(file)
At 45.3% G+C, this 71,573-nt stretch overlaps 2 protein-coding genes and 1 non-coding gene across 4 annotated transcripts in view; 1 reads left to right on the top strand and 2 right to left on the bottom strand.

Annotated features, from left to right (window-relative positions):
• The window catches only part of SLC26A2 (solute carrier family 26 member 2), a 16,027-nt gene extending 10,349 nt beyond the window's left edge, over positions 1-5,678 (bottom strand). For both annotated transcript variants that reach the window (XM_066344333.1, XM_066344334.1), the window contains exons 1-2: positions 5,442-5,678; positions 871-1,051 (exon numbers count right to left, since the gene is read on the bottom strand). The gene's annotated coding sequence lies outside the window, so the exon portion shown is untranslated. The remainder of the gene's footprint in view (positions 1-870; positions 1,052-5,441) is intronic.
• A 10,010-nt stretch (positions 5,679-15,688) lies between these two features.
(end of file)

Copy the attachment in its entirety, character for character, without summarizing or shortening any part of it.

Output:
At 45.3% G+C, this 71,573-nt stretch overlaps 2 protein-coding genes and 1 non-coding gene across 4 annotated transcripts in view; 1 reads left to right on the top strand and 2 right to left on the bottom strand.

Annotated features, from left to right (window-relative positions):
• The window catches only part of SLC26A2 (solute carrier family 26 member 2), a 16,027-nt gene extending 10,349 nt beyond the window's left edge, over positions 1-5,678 (bottom strand). For both annotated transcript variants that reach the window (XM_066344333.1, XM_066344334.1), the window contains exons 1-2: positions 5,442-5,678; positions 871-1,051 (exon numbers count right to left, since the gene is read on the bottom strand). The gene's annotated coding sequence lies outside the window, so the exon portion shown is untranslated. The remainder of the gene's footprint in view (positions 1-870; positions 1,052-5,441) is intronic.
• A 10,010-nt stretch (positions 5,679-15,688) lies between these two features.